Asthma is a long-term inflammatory disease that involves the blockage of airways in the lungs. It is caused by a combination of complex genetic interactions or environmental factors. There are many triggers, which can initiate an asthma attack. Asthma is characterized by episodes of wheezing, shortness of breath, chest tightness, and coughing. Usually, symptoms get worse at night and early in the morning or in response to exercise or cold air. As it is a chronic and long-term disease, there is no cure for it. But there are many treatment options to control asthma. These options work differently for different people and need to be customized according to their needs.
The goals of the treatment are:
- Controlling airway swelling
- Avoiding substances that triggers symptoms
- Preventing or reducing the intensity of asthma symptoms
The treatment options depend on some factors like your age, symptoms, asthma triggers, and what works to keep your asthma under control. It is treated with two types of medications: long-term control and quick-relief medicines.
Long-term asthma control medicines
These medications help to reduce airway inflammation and prevent symptoms. They are taken daily to control asthma. Types of medications include:
- Inhaled corticosteroids: The anti-inflammatory drugs include fluticasone, budesonide, flunisolide, beclomethasone, mometasone, and fluticasone furoate. These medications show a low risk of side effects and are safe for long-term use.
- Leukotriene modifiers: Montelukast, zafirlukast, and zileuton are used to control immune reaction against an allergen. These drugs help to relieve the symptoms up to 24 hours.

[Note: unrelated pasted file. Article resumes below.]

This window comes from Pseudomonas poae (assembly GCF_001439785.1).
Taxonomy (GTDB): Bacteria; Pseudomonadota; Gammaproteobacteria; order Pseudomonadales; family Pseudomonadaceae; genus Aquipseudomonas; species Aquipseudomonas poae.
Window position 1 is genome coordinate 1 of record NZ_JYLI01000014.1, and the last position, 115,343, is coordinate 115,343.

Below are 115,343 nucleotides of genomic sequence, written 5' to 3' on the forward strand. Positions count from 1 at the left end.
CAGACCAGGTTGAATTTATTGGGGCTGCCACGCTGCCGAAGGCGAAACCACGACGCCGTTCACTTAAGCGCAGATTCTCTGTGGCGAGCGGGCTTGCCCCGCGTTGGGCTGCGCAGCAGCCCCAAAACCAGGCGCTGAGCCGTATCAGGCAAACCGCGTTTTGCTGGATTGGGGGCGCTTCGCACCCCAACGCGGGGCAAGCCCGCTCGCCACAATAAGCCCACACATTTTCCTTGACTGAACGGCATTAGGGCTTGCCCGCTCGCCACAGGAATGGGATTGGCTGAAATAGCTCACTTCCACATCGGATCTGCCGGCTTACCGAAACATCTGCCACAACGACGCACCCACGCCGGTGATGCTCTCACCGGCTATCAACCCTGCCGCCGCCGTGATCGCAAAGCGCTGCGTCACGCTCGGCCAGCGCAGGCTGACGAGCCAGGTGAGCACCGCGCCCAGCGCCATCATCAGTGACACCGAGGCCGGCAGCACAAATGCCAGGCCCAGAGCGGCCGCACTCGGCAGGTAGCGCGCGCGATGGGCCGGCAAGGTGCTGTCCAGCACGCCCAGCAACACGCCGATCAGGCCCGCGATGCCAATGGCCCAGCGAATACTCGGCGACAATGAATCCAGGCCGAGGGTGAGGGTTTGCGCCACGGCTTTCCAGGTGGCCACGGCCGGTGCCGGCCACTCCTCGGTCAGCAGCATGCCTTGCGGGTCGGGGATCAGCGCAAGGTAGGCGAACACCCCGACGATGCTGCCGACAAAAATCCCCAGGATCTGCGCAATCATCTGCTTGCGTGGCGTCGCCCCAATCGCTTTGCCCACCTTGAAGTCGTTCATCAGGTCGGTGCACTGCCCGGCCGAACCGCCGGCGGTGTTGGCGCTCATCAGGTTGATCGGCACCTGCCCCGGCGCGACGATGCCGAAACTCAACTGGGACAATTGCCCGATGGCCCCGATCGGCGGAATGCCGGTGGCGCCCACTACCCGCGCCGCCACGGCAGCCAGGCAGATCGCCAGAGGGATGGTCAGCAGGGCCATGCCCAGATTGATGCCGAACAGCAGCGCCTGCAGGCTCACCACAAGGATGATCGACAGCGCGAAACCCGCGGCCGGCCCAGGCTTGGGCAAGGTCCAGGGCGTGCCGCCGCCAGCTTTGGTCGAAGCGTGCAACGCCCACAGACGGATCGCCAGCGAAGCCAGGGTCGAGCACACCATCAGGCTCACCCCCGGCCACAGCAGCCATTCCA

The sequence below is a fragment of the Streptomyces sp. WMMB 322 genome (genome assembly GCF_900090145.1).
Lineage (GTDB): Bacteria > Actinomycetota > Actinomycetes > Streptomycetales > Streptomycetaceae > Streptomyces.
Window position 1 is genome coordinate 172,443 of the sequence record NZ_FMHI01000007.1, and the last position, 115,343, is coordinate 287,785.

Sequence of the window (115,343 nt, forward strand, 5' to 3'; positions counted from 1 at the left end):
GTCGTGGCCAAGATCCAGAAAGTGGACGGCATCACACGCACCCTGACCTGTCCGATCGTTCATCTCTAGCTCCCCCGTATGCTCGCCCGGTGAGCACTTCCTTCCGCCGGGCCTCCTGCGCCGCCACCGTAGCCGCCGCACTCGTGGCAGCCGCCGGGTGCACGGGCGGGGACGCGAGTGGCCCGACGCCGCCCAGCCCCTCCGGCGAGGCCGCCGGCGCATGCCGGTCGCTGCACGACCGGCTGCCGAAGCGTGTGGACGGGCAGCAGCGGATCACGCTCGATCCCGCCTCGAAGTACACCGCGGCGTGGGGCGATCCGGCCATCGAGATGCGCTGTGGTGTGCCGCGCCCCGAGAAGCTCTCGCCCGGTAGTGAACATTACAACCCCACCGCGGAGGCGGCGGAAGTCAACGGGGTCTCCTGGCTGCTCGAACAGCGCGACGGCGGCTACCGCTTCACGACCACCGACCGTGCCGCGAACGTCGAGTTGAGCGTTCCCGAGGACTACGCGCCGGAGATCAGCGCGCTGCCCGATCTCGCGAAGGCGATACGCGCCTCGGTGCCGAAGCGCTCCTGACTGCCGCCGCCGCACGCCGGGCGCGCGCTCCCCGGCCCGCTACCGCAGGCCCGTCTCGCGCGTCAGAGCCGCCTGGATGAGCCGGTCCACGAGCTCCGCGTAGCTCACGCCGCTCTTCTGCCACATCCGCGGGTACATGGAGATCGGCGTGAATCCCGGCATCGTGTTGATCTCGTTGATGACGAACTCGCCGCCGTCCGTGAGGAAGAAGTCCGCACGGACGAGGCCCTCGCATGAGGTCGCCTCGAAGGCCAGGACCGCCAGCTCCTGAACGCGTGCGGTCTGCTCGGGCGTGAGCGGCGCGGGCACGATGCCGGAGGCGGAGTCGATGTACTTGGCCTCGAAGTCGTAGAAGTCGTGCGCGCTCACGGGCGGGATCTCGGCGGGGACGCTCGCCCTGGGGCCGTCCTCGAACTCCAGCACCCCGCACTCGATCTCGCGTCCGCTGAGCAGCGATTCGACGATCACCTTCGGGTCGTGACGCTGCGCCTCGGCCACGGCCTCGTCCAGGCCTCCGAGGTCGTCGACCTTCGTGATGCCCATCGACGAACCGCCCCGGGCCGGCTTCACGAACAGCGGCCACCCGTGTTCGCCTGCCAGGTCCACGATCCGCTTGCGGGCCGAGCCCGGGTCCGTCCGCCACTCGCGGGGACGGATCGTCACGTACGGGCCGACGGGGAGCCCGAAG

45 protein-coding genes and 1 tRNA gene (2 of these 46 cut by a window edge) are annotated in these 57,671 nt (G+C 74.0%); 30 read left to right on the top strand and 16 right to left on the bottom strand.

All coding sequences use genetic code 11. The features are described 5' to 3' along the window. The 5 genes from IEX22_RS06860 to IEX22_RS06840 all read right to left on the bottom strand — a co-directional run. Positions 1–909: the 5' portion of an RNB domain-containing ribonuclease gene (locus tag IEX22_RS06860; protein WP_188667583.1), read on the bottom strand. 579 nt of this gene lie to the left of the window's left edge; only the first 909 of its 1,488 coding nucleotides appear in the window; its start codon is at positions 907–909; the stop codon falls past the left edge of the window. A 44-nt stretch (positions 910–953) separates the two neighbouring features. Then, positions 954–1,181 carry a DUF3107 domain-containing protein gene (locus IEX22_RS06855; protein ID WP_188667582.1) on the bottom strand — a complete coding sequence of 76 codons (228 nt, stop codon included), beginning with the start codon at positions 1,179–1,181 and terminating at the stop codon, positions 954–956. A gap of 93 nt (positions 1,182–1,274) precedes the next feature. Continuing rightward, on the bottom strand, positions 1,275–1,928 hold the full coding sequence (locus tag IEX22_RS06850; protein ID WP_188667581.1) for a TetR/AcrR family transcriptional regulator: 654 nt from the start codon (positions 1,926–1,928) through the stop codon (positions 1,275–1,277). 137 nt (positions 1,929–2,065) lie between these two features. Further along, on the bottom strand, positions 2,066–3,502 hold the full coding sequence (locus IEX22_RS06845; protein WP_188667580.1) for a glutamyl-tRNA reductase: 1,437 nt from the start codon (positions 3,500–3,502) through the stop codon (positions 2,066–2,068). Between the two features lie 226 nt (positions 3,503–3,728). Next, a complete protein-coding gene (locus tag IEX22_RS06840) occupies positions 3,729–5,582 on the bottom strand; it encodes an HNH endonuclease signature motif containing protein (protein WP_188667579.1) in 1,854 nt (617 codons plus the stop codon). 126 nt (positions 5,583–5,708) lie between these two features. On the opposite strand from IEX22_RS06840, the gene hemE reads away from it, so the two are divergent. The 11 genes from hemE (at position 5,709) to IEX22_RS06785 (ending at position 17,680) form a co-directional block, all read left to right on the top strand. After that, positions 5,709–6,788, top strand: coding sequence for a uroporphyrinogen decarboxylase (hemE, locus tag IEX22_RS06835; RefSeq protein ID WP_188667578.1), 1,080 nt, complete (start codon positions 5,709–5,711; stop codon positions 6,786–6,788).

- Long-acting beta agonists: Salmeterol and formoterol are used to treat asthma. These drugs, when used, open the blocked airways. But these drugs also increase the risk of a severe asthma attack. So, they are used only in combination with inhaled corticosteroids.
- Combination inhalers: Fluticasone-salmeterol, budesonide-formoterol, and formoterol-mometasone contain long-acting beta agonist along with a corticosteroid.
- Theophylline: It is a daily pill that helps to keep the airways open by relaxing the muscles around the airways.
Quick-relief (rescue) medications
These drugs are used for rapid, short-term relief during an asthma attack. They are used when symptoms are noticed, but should not be used for more than two days. Types of quick-relief medication include:
- Short-acting beta agonists: These drugs are inhaled during an asthma attack. This gives quick-relief within minutes. Albuterol and levalbuterol are few examples of this classification of drugs. These drugs are used as a portable, hand-held inhaler or a nebulizer.
- Ipratropium (Atrovent): It acts quickly and immediately relaxes your airways, making it easier to breathe. It is commonly used for emphysema and chronic bronchitis but sometimes used to treat asthma attacks.
- Oral and intravenous corticosteroids: Prednisone and methylprednisolone are the examples of this classification. They relieve the airway inflammation caused by severe asthma but cause serious side effects when used for long term.
In addition to the medications, lifestyle changes go a long way in keeping you healthy. You should avoid known triggers such as pollen, mould, and dust. Maintaining a dust-free home and workplace helps reduce the frequency of asthma attacks. If the source of allergen is a pet, keeping the pet away from you would be wise. In some people, stress might trigger asthma. Therefore, adopting measures to relieve stress, such as yoga and meditation may help. You should avoid foods that might trigger asthma.
Treatments are designed to minimize the discomfort, inconvenience, and the extent to which you have to limit activities. Many treatments options are available for treating asthma. The symptoms may differ from person to person, so depending on your severity and symptoms your doctor may suggest you various treatments.